Shaun recently lead authored a peer-reviewed academic paper on David Fleming‘s TEQs (Tradable Energy Quotas) system, which was published earlier this month.

chelsea green

He is delighted to let all know that the right ‘home’ for David’s work has been found: Chelsea Green, who published Shaun’s Transition book some years ago, have just signed a contract to publish David’s Lean Logic in full and will also be simultaneously publishing a paperback ‘abridged version’ that Shaun has edited into a more conventional read-it-front-to-back format.

As editor Shaun now has a lot of work to do ahead of delivering the manuscripts in August. The publication of both new versions is anticipated for somewhere around the end of this year, and he hopes might even be as soon as the fifth anniversary of David’s death, at the end of November, commenting: “ Experience teaches though that this may be pushing it!”

Lean LogicSome of David’s closest friends and family arranged a self-published edition (left) in the summer of 2011, but Shaun hopes that this new version will do full justice to David’s vision for the book, with the benefit of careful editing and with an established publishing house who are excited at the project putting their full efforts behind its production and promotion.

He is also hopeful that the paperback version may prove more attractive to ‘Fleming newcomers’ (as publishers had suggested to us might be the case) and hence generate a wider audience for the full work.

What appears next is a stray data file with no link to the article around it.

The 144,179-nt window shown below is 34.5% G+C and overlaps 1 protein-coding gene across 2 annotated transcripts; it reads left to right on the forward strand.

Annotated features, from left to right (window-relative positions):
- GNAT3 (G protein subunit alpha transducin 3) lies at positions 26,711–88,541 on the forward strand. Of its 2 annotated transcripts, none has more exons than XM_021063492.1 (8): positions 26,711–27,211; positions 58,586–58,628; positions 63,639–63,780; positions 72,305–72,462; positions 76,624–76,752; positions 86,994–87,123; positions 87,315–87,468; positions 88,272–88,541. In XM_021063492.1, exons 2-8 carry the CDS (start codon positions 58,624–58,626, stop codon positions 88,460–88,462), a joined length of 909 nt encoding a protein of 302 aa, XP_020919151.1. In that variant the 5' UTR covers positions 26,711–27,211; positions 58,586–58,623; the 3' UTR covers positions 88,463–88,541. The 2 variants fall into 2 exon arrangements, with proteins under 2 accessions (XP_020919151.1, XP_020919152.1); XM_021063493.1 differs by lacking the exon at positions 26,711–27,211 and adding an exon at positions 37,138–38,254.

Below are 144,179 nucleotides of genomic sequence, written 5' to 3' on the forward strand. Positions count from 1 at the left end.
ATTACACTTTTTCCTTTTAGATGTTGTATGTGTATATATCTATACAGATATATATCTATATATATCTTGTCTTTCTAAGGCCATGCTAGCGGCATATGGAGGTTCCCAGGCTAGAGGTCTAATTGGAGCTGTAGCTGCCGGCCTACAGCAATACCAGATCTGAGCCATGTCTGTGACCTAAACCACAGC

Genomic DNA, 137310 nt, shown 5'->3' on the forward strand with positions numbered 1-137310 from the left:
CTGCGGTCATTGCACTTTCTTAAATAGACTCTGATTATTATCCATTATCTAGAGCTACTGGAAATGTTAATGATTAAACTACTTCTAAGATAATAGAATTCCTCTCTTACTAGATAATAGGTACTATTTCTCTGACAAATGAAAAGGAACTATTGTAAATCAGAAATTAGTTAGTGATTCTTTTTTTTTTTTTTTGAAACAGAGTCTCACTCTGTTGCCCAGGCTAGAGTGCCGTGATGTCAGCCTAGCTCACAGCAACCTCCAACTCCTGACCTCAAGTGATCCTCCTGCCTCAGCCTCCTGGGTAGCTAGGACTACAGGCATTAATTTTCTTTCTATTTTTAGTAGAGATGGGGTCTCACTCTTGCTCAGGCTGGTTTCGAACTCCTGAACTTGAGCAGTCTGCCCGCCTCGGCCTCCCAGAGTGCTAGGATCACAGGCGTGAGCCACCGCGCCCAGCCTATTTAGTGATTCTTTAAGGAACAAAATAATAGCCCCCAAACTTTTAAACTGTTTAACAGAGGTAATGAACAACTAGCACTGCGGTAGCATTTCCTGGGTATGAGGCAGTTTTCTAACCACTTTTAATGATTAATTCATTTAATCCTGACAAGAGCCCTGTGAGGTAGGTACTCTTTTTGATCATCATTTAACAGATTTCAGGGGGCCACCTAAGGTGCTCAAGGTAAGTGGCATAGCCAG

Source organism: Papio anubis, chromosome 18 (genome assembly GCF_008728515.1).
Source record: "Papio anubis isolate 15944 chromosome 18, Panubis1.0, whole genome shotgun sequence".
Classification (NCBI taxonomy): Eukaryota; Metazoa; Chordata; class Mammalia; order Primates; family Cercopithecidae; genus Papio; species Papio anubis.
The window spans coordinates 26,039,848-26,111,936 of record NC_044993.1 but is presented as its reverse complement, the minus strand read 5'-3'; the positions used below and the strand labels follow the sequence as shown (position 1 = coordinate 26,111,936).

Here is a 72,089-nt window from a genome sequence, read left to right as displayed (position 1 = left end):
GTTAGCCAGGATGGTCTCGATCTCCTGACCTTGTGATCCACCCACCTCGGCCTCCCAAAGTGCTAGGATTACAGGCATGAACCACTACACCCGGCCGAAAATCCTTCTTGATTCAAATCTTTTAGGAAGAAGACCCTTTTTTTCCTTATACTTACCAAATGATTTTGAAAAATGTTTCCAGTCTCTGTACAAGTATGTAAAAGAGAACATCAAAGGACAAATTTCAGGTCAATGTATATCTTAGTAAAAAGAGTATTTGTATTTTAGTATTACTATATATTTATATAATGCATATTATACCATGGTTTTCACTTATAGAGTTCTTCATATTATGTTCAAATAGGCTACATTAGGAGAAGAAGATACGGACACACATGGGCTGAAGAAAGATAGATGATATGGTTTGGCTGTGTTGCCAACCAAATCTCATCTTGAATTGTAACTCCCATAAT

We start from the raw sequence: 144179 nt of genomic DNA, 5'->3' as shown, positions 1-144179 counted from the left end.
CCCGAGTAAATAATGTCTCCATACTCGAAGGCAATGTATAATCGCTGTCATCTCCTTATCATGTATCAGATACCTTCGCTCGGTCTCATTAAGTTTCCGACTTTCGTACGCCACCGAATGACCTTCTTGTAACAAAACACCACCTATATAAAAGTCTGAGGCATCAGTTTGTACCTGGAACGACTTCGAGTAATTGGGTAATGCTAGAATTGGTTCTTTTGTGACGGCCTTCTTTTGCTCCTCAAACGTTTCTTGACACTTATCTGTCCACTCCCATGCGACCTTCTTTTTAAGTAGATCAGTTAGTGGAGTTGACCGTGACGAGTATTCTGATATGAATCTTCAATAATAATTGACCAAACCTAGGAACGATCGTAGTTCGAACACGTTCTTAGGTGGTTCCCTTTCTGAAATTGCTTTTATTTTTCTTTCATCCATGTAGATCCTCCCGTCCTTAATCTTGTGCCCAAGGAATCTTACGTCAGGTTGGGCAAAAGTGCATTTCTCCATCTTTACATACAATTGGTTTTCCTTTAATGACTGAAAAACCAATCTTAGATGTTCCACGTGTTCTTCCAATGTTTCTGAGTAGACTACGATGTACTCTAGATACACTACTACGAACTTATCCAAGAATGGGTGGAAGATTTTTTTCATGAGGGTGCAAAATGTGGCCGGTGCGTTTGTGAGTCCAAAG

The earlier self-published version may well come to be seen as a collector’s edition, and the royalties from all the books will continue to flow to David’s estate and be used in support of his work and legacy.

Shaun asks readers to spread the word (Chelsea Green’s own promotional efforts will kick in later in the year).

News from Christine Parkinson

Christine is dividing her time between the Doula community health project in Birmingham UK and fundraising for the Butterfly Project in Uganda, which was co-founded by her son Ben.

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Working through those children from rural areas and urban slums who have a selfless attitude and ideas for their community, an evolving and reliable mechanism for change in the villages is being developed.

The Millennium Development goals, with poverty and human rights are at the top of the agenda. The young people are trained in a whole range of subjects – social enterprise and entrepreneurship, ethics, international citizenship, ICT, problem-solving and much more, while they attend the Chrysalis Centre.

chrysalis food programme

Each member must undertake a project of their own, both in the local slum district and in their home village, so that they gain experience of leadership and practical problem-solving.

Ben writes:

In December we sent 18 young people to Nairobi, to be part of the Ashoka Changemaker Youth Conference. This included three children from remote villages, who had never travelled outside their local area, but were already running their own local changemaker projects:

  • Sharon(14) has set up a large dance project for girls.
  • Beckham (12) has started football training for children who don’t go to school to help them avoid crime
  • Daniel (12) is starting a poultry farm to help build more latrines in the village.
  • Gilbert (19) has set up a Slum Cookery Business involving local girls and a few boys who will learn how to cook different things, develop their knowledge of food and evolve a local business to generate income for the participants.

Chrysalis Christmas party 1